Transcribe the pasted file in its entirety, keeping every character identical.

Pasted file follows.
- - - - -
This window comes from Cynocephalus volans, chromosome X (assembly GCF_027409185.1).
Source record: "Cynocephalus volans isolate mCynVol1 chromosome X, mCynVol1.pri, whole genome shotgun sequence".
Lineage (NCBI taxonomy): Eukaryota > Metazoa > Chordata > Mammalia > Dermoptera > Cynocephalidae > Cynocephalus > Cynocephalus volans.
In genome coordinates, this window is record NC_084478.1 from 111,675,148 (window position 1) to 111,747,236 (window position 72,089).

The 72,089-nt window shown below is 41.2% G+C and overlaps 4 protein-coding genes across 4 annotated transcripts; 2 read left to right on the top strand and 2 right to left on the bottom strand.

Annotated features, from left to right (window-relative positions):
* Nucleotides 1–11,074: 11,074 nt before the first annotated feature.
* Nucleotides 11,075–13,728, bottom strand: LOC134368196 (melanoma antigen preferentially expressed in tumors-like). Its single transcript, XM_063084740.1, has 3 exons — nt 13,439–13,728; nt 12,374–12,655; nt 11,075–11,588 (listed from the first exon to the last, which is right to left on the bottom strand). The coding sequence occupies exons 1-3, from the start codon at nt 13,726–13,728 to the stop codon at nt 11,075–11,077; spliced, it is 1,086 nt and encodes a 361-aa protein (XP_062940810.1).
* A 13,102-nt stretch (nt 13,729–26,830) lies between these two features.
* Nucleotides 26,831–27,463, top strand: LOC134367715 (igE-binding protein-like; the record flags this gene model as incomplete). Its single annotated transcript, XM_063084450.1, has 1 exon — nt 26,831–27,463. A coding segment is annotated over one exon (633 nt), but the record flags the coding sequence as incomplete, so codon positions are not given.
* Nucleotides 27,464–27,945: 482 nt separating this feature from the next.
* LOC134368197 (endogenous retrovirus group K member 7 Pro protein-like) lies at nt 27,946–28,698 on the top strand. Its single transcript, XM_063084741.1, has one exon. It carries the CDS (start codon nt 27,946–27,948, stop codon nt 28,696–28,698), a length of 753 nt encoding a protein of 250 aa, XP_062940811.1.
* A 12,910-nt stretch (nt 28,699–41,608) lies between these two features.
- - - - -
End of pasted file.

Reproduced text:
This window comes from Cynocephalus volans, chromosome X (assembly GCF_027409185.1).
Source record: "Cynocephalus volans isolate mCynVol1 chromosome X, mCynVol1.pri, whole genome shotgun sequence".
Lineage (NCBI taxonomy): Eukaryota > Metazoa > Chordata > Mammalia > Dermoptera > Cynocephalidae > Cynocephalus > Cynocephalus volans.
In genome coordinates, this window is record NC_084478.1 from 111,675,148 (window position 1) to 111,747,236 (window position 72,089).

The 72,089-nt window shown below is 41.2% G+C and overlaps 4 protein-coding genes across 4 annotated transcripts; 2 read left to right on the top strand and 2 right to left on the bottom strand.

Annotated features, from left to right (window-relative positions):
* Nucleotides 1–11,074: 11,074 nt before the first annotated feature.
* Nucleotides 11,075–13,728, bottom strand: LOC134368196 (melanoma antigen preferentially expressed in tumors-like). Its single transcript, XM_063084740.1, has 3 exons — nt 13,439–13,728; nt 12,374–12,655; nt 11,075–11,588 (listed from the first exon to the last, which is right to left on the bottom strand). The coding sequence occupies exons 1-3, from the start codon at nt 13,726–13,728 to the stop codon at nt 11,075–11,077; spliced, it is 1,086 nt and encodes a 361-aa protein (XP_062940810.1).
* A 13,102-nt stretch (nt 13,729–26,830) lies between these two features.
* Nucleotides 26,831–27,463, top strand: LOC134367715 (igE-binding protein-like; the record flags this gene model as incomplete). Its single annotated transcript, XM_063084450.1, has 1 exon — nt 26,831–27,463. A coding segment is annotated over one exon (633 nt), but the record flags the coding sequence as incomplete, so codon positions are not given.
* Nucleotides 27,464–27,945: 482 nt separating this feature from the next.
* LOC134368197 (endogenous retrovirus group K member 7 Pro protein-like) lies at nt 27,946–28,698 on the top strand. Its single transcript, XM_063084741.1, has one exon. It carries the CDS (start codon nt 27,946–27,948, stop codon nt 28,696–28,698), a length of 753 nt encoding a protein of 250 aa, XP_062940811.1.
* A 12,910-nt stretch (nt 28,699–41,608) lies between these two features.